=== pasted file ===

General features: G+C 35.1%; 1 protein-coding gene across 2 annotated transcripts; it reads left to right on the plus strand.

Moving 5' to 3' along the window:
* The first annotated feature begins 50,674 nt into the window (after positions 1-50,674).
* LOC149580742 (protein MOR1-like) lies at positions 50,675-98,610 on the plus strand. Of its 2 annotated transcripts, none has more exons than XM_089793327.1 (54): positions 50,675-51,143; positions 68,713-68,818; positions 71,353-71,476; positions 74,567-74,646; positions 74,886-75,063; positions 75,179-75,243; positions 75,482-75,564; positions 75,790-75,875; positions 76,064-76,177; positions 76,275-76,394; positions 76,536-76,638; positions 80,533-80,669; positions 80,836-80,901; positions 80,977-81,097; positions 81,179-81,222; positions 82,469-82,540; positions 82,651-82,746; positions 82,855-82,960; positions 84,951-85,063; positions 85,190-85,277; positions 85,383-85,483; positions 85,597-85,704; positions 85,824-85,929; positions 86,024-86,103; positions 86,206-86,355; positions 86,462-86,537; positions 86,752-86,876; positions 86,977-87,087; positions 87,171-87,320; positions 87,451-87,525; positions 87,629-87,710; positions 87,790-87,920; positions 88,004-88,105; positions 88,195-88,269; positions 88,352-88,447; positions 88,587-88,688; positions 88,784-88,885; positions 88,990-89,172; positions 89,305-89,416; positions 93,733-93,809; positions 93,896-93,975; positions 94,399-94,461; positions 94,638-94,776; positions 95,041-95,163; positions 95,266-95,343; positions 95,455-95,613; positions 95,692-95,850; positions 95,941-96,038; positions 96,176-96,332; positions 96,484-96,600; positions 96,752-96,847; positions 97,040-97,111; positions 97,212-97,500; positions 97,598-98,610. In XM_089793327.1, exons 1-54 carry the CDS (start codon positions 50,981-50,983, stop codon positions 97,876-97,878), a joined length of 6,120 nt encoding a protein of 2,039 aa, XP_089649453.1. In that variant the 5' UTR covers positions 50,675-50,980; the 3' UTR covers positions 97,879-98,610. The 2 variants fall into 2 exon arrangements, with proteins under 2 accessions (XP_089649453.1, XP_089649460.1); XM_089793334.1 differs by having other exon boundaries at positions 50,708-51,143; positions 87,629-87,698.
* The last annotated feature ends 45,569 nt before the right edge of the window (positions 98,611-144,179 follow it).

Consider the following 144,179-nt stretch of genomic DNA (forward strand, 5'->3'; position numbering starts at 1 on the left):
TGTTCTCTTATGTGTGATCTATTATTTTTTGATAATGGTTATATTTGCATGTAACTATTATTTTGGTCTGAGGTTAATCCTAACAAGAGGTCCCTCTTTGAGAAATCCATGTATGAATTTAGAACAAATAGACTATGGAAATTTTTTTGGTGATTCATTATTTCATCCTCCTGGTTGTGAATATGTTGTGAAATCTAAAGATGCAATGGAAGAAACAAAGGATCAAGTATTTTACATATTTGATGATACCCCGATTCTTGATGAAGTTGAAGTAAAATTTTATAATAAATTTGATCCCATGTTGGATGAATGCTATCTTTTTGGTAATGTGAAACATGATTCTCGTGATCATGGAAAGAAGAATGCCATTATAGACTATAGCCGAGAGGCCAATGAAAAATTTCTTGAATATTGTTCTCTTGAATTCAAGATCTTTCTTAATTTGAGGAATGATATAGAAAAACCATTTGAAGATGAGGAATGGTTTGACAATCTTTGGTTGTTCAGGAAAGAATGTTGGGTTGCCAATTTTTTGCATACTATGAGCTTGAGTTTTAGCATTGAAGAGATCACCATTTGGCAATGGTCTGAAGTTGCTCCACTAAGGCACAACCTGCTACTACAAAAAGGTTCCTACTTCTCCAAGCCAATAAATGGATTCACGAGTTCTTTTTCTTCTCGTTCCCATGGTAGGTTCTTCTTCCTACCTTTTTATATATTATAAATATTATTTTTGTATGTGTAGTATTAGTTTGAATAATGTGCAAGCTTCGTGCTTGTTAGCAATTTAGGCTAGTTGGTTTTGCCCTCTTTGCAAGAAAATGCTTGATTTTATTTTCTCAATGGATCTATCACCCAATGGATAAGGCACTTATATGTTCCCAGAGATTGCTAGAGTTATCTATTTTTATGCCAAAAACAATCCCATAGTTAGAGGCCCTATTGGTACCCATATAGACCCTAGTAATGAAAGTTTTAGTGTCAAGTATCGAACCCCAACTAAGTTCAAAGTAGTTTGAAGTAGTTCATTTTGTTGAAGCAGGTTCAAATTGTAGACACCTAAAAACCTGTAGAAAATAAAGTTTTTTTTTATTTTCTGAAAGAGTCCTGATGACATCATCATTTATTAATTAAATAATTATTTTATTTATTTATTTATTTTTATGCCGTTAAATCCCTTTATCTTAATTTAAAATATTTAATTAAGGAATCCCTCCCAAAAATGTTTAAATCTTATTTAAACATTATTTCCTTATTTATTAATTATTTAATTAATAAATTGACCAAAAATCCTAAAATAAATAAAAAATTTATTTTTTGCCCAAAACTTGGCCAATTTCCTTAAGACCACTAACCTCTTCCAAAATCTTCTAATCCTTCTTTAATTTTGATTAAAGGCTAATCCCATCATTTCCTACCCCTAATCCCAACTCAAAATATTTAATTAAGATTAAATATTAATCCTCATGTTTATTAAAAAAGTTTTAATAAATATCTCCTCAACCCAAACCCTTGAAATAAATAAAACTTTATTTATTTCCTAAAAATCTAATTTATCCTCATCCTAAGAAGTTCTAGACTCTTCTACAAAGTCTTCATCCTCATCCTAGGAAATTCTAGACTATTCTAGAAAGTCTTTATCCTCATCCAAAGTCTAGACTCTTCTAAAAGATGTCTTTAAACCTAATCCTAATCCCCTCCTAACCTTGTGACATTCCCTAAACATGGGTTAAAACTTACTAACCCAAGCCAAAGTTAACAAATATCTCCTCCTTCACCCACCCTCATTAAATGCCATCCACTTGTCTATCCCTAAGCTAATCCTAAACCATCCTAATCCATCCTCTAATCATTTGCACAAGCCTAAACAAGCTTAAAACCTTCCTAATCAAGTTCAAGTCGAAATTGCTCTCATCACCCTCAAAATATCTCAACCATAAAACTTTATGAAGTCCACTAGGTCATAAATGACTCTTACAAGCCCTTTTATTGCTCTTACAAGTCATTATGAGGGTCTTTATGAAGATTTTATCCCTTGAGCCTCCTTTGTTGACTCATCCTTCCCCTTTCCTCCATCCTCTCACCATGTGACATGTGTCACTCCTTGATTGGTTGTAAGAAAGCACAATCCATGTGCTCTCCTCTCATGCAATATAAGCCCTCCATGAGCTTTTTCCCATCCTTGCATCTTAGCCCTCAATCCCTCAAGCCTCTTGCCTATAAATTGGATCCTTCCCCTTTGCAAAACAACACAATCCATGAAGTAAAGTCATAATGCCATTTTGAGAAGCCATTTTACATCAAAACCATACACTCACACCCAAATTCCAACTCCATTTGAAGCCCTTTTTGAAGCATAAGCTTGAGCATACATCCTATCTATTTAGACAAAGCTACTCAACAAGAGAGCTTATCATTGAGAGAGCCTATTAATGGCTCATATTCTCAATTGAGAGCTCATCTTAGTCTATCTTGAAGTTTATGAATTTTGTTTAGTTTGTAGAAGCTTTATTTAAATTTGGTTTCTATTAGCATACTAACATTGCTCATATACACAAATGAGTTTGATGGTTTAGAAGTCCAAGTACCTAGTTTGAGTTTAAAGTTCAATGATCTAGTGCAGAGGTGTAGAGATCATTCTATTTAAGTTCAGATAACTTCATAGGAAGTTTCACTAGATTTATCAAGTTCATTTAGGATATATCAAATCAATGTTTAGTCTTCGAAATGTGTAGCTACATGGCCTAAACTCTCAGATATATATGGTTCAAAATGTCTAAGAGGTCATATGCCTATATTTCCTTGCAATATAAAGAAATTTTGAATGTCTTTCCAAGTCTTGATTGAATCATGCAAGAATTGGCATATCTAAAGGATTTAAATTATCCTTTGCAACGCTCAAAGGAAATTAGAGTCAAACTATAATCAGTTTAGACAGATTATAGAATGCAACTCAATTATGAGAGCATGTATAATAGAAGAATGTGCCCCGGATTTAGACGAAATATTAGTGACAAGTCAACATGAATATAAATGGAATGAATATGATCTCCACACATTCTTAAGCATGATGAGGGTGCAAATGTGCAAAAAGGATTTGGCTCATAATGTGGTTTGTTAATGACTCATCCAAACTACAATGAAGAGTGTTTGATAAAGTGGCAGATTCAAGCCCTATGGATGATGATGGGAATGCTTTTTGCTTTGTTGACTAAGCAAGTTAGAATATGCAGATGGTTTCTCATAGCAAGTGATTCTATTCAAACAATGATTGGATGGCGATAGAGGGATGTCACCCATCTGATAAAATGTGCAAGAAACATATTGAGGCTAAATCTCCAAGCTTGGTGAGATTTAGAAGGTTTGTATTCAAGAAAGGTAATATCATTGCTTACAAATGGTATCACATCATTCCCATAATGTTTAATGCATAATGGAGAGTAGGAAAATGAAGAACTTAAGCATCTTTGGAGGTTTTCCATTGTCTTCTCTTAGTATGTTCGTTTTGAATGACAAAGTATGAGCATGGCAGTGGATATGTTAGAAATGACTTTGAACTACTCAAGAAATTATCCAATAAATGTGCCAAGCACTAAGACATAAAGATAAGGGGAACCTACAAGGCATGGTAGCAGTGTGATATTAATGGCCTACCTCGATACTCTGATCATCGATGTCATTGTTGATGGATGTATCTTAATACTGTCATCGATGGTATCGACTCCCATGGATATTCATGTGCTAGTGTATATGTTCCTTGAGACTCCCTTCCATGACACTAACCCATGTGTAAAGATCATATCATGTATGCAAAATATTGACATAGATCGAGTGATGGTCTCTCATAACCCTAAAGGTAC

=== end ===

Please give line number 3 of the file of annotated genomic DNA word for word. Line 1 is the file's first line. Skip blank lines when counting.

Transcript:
* The first annotated feature begins 50,674 nt into the window (after positions 1-50,674).